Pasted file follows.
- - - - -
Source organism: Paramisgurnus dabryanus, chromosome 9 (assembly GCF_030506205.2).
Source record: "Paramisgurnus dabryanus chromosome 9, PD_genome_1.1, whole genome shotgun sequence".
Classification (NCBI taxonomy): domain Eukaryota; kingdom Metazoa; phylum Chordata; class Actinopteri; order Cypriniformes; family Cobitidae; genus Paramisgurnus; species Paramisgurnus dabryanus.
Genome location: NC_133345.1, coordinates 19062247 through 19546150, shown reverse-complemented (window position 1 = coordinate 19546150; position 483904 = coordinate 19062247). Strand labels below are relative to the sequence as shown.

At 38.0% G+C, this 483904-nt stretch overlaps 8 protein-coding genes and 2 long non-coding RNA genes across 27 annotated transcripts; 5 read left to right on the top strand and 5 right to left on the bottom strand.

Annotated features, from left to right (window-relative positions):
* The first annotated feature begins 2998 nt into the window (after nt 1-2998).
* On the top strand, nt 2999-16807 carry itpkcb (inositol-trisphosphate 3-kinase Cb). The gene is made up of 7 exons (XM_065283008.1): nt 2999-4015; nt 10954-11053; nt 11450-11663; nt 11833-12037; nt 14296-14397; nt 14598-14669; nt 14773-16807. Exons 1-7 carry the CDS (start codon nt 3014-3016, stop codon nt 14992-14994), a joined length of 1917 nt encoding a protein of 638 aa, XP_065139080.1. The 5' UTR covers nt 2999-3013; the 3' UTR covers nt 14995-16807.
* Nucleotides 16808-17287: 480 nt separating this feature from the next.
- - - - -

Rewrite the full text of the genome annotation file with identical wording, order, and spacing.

Source organism: Paramisgurnus dabryanus, chromosome 9 (assembly GCF_030506205.2).
Source record: "Paramisgurnus dabryanus chromosome 9, PD_genome_1.1, whole genome shotgun sequence".
Classification (NCBI taxonomy): domain Eukaryota; kingdom Metazoa; phylum Chordata; class Actinopteri; order Cypriniformes; family Cobitidae; genus Paramisgurnus; species Paramisgurnus dabryanus.
Genome location: NC_133345.1, coordinates 19062247 through 19546150, shown reverse-complemented (window position 1 = coordinate 19546150; position 483904 = coordinate 19062247). Strand labels below are relative to the sequence as shown.

At 38.0% G+C, this 483904-nt stretch overlaps 8 protein-coding genes and 2 long non-coding RNA genes across 27 annotated transcripts; 5 read left to right on the top strand and 5 right to left on the bottom strand.

Annotated features, from left to right (window-relative positions):
* The first annotated feature begins 2998 nt into the window (after nt 1-2998).
* On the top strand, nt 2999-16807 carry itpkcb (inositol-trisphosphate 3-kinase Cb). The gene is made up of 7 exons (XM_065283008.1): nt 2999-4015; nt 10954-11053; nt 11450-11663; nt 11833-12037; nt 14296-14397; nt 14598-14669; nt 14773-16807. Exons 1-7 carry the CDS (start codon nt 3014-3016, stop codon nt 14992-14994), a joined length of 1917 nt encoding a protein of 638 aa, XP_065139080.1. The 5' UTR covers nt 2999-3013; the 3' UTR covers nt 14995-16807.
* Nucleotides 16808-17287: 480 nt separating this feature from the next.